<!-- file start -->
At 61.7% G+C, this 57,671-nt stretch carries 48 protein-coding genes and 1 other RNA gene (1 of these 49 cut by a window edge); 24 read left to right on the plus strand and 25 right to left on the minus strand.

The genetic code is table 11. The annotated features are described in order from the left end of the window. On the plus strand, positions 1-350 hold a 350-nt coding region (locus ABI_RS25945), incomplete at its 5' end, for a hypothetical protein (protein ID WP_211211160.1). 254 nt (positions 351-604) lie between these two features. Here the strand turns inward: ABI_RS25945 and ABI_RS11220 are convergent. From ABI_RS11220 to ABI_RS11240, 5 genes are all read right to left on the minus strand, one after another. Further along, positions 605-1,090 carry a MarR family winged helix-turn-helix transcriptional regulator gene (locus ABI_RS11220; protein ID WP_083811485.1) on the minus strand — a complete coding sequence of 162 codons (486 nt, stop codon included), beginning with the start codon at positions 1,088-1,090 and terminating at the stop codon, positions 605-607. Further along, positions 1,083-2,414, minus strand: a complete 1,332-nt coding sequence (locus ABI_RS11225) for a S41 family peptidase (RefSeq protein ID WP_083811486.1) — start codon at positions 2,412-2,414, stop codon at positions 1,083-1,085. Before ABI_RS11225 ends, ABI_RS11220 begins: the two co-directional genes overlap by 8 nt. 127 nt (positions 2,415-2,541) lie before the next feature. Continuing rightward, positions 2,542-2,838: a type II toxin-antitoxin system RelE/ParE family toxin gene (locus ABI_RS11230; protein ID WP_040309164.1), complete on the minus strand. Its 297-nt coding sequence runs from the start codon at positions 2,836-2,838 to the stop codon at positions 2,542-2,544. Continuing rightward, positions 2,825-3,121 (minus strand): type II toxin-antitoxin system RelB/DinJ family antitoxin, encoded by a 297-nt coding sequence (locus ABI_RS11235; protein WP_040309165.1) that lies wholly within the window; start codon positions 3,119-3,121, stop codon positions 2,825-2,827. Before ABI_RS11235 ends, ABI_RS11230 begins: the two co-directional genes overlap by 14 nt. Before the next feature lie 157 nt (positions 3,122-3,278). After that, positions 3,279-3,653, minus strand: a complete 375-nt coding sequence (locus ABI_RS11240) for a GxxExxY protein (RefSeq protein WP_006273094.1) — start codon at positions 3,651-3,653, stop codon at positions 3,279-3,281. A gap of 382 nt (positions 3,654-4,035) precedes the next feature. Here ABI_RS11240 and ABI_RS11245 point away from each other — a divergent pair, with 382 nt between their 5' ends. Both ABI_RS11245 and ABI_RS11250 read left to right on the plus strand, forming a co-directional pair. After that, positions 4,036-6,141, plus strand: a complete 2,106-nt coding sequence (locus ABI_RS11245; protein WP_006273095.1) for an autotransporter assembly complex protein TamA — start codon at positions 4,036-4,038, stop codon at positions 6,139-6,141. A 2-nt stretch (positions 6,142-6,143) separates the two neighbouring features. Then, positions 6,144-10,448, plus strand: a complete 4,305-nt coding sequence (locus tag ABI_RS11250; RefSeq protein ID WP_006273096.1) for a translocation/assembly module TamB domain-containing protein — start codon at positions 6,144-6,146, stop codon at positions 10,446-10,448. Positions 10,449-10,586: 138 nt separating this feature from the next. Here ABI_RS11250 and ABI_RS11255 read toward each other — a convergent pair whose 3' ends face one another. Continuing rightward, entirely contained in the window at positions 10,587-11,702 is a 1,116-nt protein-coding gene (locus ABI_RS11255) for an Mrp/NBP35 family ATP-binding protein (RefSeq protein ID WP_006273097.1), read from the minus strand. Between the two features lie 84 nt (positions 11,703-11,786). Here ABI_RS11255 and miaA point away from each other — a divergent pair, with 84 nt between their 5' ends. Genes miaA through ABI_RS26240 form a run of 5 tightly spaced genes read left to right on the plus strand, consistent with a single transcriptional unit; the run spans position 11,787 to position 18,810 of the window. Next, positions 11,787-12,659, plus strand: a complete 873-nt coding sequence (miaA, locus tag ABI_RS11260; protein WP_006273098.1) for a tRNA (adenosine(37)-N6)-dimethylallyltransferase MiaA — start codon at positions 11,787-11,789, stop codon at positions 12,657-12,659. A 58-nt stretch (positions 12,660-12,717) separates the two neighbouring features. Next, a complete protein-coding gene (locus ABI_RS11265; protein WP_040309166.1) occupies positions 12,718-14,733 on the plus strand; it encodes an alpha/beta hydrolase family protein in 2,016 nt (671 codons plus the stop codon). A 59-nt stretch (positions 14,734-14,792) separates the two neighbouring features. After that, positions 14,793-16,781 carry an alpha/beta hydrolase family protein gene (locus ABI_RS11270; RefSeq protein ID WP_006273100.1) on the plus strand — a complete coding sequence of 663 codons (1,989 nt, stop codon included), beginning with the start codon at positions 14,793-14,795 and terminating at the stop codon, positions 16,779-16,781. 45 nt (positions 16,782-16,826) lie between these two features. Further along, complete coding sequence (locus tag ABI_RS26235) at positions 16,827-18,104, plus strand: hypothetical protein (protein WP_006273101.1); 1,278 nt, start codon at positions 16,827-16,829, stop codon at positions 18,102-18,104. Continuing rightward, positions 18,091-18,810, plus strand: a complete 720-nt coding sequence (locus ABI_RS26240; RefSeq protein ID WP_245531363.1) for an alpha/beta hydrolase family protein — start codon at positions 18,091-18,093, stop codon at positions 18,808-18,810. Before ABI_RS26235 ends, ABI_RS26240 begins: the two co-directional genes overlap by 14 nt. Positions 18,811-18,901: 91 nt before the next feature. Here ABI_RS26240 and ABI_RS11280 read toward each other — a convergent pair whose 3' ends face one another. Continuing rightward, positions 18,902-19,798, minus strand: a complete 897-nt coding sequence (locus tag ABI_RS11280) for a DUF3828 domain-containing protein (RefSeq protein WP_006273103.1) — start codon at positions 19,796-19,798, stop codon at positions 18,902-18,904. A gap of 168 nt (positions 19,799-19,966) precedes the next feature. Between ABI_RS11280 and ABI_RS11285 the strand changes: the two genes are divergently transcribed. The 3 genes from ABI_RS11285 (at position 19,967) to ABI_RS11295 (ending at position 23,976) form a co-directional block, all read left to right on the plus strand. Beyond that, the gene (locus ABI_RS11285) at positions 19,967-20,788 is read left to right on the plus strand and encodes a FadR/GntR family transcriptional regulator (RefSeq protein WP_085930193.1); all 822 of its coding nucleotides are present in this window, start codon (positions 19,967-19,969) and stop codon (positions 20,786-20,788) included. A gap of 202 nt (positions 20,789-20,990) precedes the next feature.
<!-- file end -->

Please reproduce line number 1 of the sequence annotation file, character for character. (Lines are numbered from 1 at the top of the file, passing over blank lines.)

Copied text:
At 61.7% G+C, this 57,671-nt stretch carries 48 protein-coding genes and 1 other RNA gene (1 of these 49 cut by a window edge); 24 read left to right on the plus strand and 25 right to left on the minus strand.